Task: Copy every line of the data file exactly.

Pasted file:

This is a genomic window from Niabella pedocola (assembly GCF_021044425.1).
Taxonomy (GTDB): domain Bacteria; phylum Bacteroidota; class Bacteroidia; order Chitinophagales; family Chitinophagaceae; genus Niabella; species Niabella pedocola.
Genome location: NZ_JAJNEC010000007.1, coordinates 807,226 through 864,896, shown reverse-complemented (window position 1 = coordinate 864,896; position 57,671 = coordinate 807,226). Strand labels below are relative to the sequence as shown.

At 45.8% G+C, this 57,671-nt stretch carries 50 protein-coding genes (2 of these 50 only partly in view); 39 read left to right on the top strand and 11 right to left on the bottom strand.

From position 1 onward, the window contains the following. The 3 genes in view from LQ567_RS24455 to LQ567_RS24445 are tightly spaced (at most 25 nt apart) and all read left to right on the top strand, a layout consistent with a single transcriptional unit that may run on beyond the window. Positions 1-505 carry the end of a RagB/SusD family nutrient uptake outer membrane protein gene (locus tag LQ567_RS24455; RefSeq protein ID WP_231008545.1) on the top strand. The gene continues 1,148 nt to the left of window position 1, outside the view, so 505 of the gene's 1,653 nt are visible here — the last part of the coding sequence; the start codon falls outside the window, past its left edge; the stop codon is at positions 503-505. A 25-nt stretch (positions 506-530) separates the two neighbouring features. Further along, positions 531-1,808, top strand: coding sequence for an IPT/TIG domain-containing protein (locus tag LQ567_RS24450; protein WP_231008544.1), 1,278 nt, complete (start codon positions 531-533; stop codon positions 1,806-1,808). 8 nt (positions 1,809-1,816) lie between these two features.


This is a genomic window from Niabella pedocola (assembly GCF_021044425.1).
Taxonomy (GTDB): domain Bacteria; phylum Bacteroidota; class Bacteroidia; order Chitinophagales; family Chitinophagaceae; genus Niabella; species Niabella pedocola.
Genome location: NZ_JAJNEC010000007.1, coordinates 807,226 through 864,896, shown reverse-complemented (window position 1 = coordinate 864,896; position 57,671 = coordinate 807,226). Strand labels below are relative to the sequence as shown.

At 45.8% G+C, this 57,671-nt stretch carries 50 protein-coding genes (2 of these 50 only partly in view); 39 read left to right on the top strand and 11 right to left on the bottom strand.

From position 1 onward, the window contains the following. The 3 genes in view from LQ567_RS24455 to LQ567_RS24445 are tightly spaced (at most 25 nt apart) and all read left to right on the top strand, a layout consistent with a single transcriptional unit that may run on beyond the window. Positions 1-505 carry the end of a RagB/SusD family nutrient uptake outer membrane protein gene (locus tag LQ567_RS24455; RefSeq protein ID WP_231008545.1) on the top strand. The gene continues 1,148 nt to the left of window position 1, outside the view, so 505 of the gene's 1,653 nt are visible here — the last part of the coding sequence; the start codon falls outside the window, past its left edge; the stop codon is at positions 503-505. A 25-nt stretch (positions 506-530) separates the two neighbouring features. Further along, positions 531-1,808, top strand: coding sequence for an IPT/TIG domain-containing protein (locus tag LQ567_RS24450; protein WP_231008544.1), 1,278 nt, complete (start codon positions 531-533; stop codon positions 1,806-1,808). 8 nt (positions 1,809-1,816) lie between these two features.